Many of you know that my "day job" (which actually occurs from 3-11pm most days) is working in a fine wine shop. I generally take care of the gourmet food department and offer wine advice. But in my capacity as the teams "utility infielder" I occasionally conduct a cocktail tasting. The most recent was last Saturday, and we've had a few requests to share the recipes online. I thought this was as good a forum as any.
This recent tasting featured three cocktails perfect for Autumn. Two were our own takes on old classics, one just a direct old classic. Apple, cinnamon, and maple featured heavily, but in a more understated way than the all-too-prevalent-pumpkin-spice-everything fiasco that has gripped the United States this year. The recipes that follow require few ingredients and are relatively simple to prepare, not unlike the best cooking. And, not unlike the best cooking, will leave your guests with the impression that you are some sort of culinary superhero, even a "mixologist" ( read: good bartender), if you will.
The Normandy Cocktail
3 Parts Le Compte Originel Calvados
1 Part B&B, dash of maple bitters
Combine ingredients in a cocktail shaker full of ice. Shake well and strain into a cocktail (martini) glass. Garnish with a Luxardo Maraschino cherry. Think of it as something of an "Apple Manhattan".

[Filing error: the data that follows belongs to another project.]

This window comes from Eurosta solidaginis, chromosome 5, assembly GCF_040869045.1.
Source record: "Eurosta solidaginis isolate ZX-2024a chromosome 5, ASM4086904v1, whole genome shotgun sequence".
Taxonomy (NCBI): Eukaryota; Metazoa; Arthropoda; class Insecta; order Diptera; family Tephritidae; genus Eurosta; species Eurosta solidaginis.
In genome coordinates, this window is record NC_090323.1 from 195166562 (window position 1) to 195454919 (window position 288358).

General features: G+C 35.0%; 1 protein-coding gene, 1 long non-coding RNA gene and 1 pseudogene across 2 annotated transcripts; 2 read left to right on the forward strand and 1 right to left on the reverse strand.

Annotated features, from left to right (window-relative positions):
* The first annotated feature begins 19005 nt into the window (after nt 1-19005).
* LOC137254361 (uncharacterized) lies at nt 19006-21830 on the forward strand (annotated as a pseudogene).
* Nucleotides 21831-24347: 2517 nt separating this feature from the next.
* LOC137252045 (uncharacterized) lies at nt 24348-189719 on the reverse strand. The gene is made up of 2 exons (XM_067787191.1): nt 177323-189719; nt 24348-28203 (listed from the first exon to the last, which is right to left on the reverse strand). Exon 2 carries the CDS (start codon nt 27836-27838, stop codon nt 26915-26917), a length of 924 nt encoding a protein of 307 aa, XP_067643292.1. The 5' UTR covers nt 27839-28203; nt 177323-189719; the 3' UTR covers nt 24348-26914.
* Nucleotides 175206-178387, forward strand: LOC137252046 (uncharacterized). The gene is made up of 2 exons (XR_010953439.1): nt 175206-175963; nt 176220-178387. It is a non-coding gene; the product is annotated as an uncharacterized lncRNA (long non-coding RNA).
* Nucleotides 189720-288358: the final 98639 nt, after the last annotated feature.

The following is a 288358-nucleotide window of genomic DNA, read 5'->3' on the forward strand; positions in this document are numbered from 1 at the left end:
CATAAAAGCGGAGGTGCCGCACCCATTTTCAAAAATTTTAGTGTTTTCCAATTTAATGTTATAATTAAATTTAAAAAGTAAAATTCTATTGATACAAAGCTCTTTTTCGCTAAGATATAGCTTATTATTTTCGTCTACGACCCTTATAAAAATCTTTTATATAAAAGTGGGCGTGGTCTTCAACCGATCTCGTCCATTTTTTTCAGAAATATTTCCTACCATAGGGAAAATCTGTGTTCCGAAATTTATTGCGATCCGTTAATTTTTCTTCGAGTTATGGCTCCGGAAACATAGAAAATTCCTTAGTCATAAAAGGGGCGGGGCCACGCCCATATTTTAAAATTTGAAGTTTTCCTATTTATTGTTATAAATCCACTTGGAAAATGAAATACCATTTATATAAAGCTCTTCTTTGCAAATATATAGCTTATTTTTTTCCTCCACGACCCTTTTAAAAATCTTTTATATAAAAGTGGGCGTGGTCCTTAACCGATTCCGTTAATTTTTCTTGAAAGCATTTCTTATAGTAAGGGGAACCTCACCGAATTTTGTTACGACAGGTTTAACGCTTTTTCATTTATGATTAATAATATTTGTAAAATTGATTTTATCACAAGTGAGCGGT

Autumn Old Fashioned
3 Parts Old Weller Antique Bourbon
Dash of cinnamon simple syrup, dash of apple bitters
Combine ingredients in a glass off ice and stir until chilled. Strain and serve over fresh ice in a tumbler, garnish with half a candied walnut. (note: cinnamon simple syrup is easy to prepare. In a saucepan, combine equal measure sugar and water with two or three cinnamon sticks. Boil until the sugar is dissolved. Discard cinnamon sticks. Keeps ins the refrigerator up to one week)
Hot Mulled Cider
Fresh apple cider, mulling spices (cinnamon, clove, allspice, star anise)
Combine cider, spices, and a healthy drop of maple liqueur in a sauce pot or kettle and heat to a steaming simmer, being careful not to boil as this will result in a bitter drink. Serve in a mug or coffee cup with a good helping of Privateer Amber Rum (or other suitable rum/bourbon/brandy of choice) Bonus points: your house will smell fantastic as guests arrive. Best served from a punch bowl or crock pot.
You see, there is a bright side to the falling temperatures aside from being able to wear tweed and flannel. You get to have a cocktail party just so you can serve drinks like these.